Embrace the potential of AI

To be successful with AI-assisted sales, organizations must first accept, then adopt, and finally embrace AI. The more that your company establishes an analytics and data-centric mindset now, the easier it will be for sellers and other revenue-generating teams to transition to the future of AI-assisted virtual selling.

The business of sales is changing. Those relying on traditional approaches will be left behind. The most successful sales teams will adapt to the changes wrought by the COVID-19 pandemic, implementing sales enablement solutions with strong AI capabilities.

Those who do adapt are poised to be high performers able to drive greater revenue for their companies. Buyers will win, too. Sellers will become valuable partners who provide critical education and information on the path to purchase.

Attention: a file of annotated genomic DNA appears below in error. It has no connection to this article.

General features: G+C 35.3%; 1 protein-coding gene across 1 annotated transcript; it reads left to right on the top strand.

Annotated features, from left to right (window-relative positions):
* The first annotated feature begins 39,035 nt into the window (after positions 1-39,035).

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      Profile picture of Bryan Bain
      ( 590 POINTS )
      11 months, 3 weeks ago

      There is no doubt that managing multiple tools can be costly from an administrative and financial perspective. Maximizing the ROI on any AI investment will require empowering the sales team with technology the technology that simplifies their job by ending information overload.

      Take a look at ModuleQ’s Personal Data Fusion which automatically connects the dots in customer data, creating an account context that enables the sales rep to focus on the issues that are more relevant to a customer needs.